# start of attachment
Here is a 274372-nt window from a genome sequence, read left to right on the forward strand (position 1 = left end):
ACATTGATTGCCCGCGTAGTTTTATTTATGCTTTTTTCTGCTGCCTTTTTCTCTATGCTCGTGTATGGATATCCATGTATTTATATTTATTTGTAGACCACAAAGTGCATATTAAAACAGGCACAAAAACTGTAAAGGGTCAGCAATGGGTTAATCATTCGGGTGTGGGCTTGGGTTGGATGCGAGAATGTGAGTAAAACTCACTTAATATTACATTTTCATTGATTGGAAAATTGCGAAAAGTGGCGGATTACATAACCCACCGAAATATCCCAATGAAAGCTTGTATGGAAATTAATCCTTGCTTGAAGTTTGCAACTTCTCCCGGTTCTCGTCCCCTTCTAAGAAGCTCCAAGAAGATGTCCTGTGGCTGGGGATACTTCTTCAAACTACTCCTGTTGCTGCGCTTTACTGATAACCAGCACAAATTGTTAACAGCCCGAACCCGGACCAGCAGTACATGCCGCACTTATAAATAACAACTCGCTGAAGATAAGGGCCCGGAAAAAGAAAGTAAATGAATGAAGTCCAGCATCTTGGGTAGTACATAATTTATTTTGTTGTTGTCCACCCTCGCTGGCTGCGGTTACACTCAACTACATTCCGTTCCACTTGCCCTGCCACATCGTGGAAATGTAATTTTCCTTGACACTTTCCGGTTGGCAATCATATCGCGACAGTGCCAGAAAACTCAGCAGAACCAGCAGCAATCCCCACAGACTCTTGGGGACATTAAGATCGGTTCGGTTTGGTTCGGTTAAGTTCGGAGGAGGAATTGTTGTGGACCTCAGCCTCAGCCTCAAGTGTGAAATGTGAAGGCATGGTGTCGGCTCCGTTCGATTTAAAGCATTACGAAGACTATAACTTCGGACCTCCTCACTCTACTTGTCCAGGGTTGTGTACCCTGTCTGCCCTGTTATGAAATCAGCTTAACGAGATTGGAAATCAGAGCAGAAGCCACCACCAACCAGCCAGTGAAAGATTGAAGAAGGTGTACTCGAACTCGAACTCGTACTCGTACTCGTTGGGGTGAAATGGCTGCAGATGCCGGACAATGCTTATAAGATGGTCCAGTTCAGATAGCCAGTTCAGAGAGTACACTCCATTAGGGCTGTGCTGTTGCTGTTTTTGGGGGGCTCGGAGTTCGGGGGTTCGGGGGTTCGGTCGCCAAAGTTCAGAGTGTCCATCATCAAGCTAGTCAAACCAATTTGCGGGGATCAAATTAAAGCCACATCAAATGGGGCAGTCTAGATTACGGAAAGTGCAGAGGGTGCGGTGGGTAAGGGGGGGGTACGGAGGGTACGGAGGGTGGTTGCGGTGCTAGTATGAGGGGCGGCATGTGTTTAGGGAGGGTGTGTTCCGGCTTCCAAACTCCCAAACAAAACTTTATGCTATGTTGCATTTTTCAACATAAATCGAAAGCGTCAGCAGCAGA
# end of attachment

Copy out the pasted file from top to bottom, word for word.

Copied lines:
Here is a 274372-nt window from a genome sequence, read left to right on the forward strand (position 1 = left end):
ACATTGATTGCCCGCGTAGTTTTATTTATGCTTTTTTCTGCTGCCTTTTTCTCTATGCTCGTGTATGGATATCCATGTATTTATATTTATTTGTAGACCACAAAGTGCATATTAAAACAGGCACAAAAACTGTAAAGGGTCAGCAATGGGTTAATCATTCGGGTGTGGGCTTGGGTTGGATGCGAGAATGTGAGTAAAACTCACTTAATATTACATTTTCATTGATTGGAAAATTGCGAAAAGTGGCGGATTACATAACCCACCGAAATATCCCAATGAAAGCTTGTATGGAAATTAATCCTTGCTTGAAGTTTGCAACTTCTCCCGGTTCTCGTCCCCTTCTAAGAAGCTCCAAGAAGATGTCCTGTGGCTGGGGATACTTCTTCAAACTACTCCTGTTGCTGCGCTTTACTGATAACCAGCACAAATTGTTAACAGCCCGAACCCGGACCAGCAGTACATGCCGCACTTATAAATAACAACTCGCTGAAGATAAGGGCCCGGAAAAAGAAAGTAAATGAATGAAGTCCAGCATCTTGGGTAGTACATAATTTATTTTGTTGTTGTCCACCCTCGCTGGCTGCGGTTACACTCAACTACATTCCGTTCCACTTGCCCTGCCACATCGTGGAAATGTAATTTTCCTTGACACTTTCCGGTTGGCAATCATATCGCGACAGTGCCAGAAAACTCAGCAGAACCAGCAGCAATCCCCACAGACTCTTGGGGACATTAAGATCGGTTCGGTTTGGTTCGGTTAAGTTCGGAGGAGGAATTGTTGTGGACCTCAGCCTCAGCCTCAAGTGTGAAATGTGAAGGCATGGTGTCGGCTCCGTTCGATTTAAAGCATTACGAAGACTATAACTTCGGACCTCCTCACTCTACTTGTCCAGGGTTGTGTACCCTGTCTGCCCTGTTATGAAATCAGCTTAACGAGATTGGAAATCAGAGCAGAAGCCACCACCAACCAGCCAGTGAAAGATTGAAGAAGGTGTACTCGAACTCGAACTCGTACTCGTACTCGTTGGGGTGAAATGGCTGCAGATGCCGGACAATGCTTATAAGATGGTCCAGTTCAGATAGCCAGTTCAGAGAGTACACTCCATTAGGGCTGTGCTGTTGCTGTTTTTGGGGGGCTCGGAGTTCGGGGGTTCGGGGGTTCGGTCGCCAAAGTTCAGAGTGTCCATCATCAAGCTAGTCAAACCAATTTGCGGGGATCAAATTAAAGCCACATCAAATGGGGCAGTCTAGATTACGGAAAGTGCAGAGGGTGCGGTGGGTAAGGGGGGGGTACGGAGGGTACGGAGGGTGGTTGCGGTGCTAGTATGAGGGGCGGCATGTGTTTAGGGAGGGTGTGTTCCGGCTTCCAAACTCCCAAACAAAACTTTATGCTATGTTGCATTTTTCAACATAAATCGAAAGCGTCAGCAGCAGA